It’s Joe Clair! B***h Ass Generation

“You actin’ like a lil’ b***h right now!”

O-Dog in Menace II Society

I know y’all ain’t gonna like this one. But I don’t care. There is a lot of b***hing goin’ on these days and it’s time we address it. By b***h I mean b***hy ways. B***hy attitude. B***hy….what’s the word I’m lookin’ for… umm….ness. There is an air of b***h among us that is eating away at our collective psyche. Why it has reared its ugly head is up for debate, but I have a few theories on why it is becoming so prevalent. Stick with me.

The b***h in us has come on in a very strong way. The most visible way I see it is in the way we have allowed “beefs” to dominate our Hip-Hop culture. I remember when I was a child and I first heard the line “Ain’t no talk time!” This line was usually delivered right before somebody caught one to the jaw. Where I’m from there is not a lot of bickerin’ back and forth. There is keep your mouth shut or get to rumbling. Men don’t go back and forth like a bunch ‘a b***hes. Men get to it or move on and let that s**t slide. Men fight it out or squash it and twist sumthin’ up. Men act on it or let it die. B***hes on the other hand keep up a lot of mouth. They let the emotion drive them to do something irrational. They bark and bark and bark until they bark themselves into a situation they can’t get out of, usually resulting in a good one to the jaw.

Rap beefs to me seem like some b***h ass s**t. Especially when I catch myself all caught up in them like a lil’ b***h. You heard me right. I get all caught up in the latest dis that some dude said about the other dude. Like a little cheerleader. I download videos and songs and send them to my folks, just fueling the fire. If that ain’t high-tech “he say/she say” what is? We don’t usually catch ourselves but we are doing it en masse. Collectively actin’ like a bunch of little girls. Think about it. If your son walked in the house with a whole bunch of “he say/she say” what would you do? You’d talk/smack/kick, (depending on who you are) the b***h out of him. You’d tell him that men don’t do that. You would explain to him how women don’t like a man who gossips unless he is they’re hairdresser or choir director or the like. LOL. Think about it. Could you see your grandfather downloadin’ what Muhammad Ali said about Joe Frasier? Hell to the naw! He just waited until the fight and that was the end of his involvement. He and Nana ain’t sit around goin’ back and forth about it. She would have had that n***a “talked” to by her brothers. Catch my drift?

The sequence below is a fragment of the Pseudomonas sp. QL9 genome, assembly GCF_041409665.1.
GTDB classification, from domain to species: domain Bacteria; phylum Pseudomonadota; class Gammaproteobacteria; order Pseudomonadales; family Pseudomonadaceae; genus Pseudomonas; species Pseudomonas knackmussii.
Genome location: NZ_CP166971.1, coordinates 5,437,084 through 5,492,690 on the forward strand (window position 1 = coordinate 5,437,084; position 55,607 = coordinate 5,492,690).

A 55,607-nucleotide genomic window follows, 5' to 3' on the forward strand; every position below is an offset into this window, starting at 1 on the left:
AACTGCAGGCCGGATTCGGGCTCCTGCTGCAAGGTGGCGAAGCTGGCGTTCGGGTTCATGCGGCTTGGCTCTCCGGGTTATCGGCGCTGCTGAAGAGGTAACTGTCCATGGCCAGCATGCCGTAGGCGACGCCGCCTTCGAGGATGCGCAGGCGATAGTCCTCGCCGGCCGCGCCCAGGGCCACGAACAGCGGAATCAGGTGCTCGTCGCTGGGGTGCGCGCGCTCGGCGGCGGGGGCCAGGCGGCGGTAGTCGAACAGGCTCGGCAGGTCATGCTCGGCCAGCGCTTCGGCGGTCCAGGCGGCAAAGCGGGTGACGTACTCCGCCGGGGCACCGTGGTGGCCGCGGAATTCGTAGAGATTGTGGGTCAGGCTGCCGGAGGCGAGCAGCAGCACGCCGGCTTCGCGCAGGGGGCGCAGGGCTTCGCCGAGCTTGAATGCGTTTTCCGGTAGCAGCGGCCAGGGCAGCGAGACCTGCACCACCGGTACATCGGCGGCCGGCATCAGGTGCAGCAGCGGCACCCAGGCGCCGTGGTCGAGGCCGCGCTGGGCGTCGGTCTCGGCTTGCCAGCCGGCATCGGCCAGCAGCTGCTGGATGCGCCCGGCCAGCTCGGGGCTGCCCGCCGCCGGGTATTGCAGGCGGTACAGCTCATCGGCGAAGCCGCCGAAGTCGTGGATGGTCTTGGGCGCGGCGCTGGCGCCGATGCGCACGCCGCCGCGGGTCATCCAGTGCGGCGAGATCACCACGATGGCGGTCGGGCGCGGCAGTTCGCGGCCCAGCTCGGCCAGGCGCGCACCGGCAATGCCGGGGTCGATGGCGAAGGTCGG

These days we spend so much time on this “he said/she said s**t” that it is embarrassing. And I’m not just talkin’ about in Hip-Hop. I’m talking about Black men in general. It’s on our morning radio shows, usually perpetuated by black men. It’s in the barbershop talk. It’s prevalent in our magazines and on the sites we go to to get our information. It’s everywhere. Look around. We actin’ like a bunch of metro-sexual funboys. Cat’s even be talkin’ about the latest Lindsey Lohan s**t. No disrespect but, f**k that b***h. We’ve got a ton of other things we need to address, that are much more relevant and tangible to our condition, than another privileged child star gone bad. Ain’t like Lindsey Lohan the first or last white woman to do a Margot Kidder. (OK that was little cruel but you understand what I’m sayin’). [Editor’s note: in an effort to make Joe more cruel, let it be known that Kidder has bipolar disorder and the disorder led to a breakdown in 1996.]

I think that part of the problem is that a lot more men these days were raised by their gossipin’ ass mammas and their aunties than generation of the past. I for one was raised by my moms during the week and saw my pops on the weekends. My oldest brother, may I add, came out of the closet when I was twelve. While my mother wasn’t very gossipy she did enjoy the occasional two hour ‘girl did you hear about’ phone call. My brother and his friends, male and female, kept some drama going. By the time I reached college age I was already a cheerleader by osmosis. One time during a fight on campus my buddy Paul calmed me down by telling me to my face that I was a cheerleader of maximum proportions.

Since then I have worked hard to kill that punk ass s**t. Did anybody notice how I handled the whole East coast – West coast thing when it was at its hottest? I sat in the middle of it day in and day out and held my ground like a man. I didn’t take sides and go back and forth. I considered each side’s point of view and let them air their grievances. I could have made millions by fueling the fire, but I felt I had an obligation to take a higher ground. In my public life I try to keep my …umm… b***hiness to a minimum. I try to project, in my own little way, a vision of masculinity that any woman would be happy to model her son after. I don’t have the strong chin broad chest thing going for me but I do keep a level head and hold all that emotional “lemme go get my gun cause this n***a hurt my feelings” s**t at bay.

Lemme stop right here and continue this next week, 'cause I feel myself getting emotional. Look for part two soon.

PS: What’s with n***as and this two earring s**t too? I had to say that.

Cleezy is rumored to be an avid reader of illseed's rumor page. So, head on over to the rumors section and have a ball talking it up about other people![;)]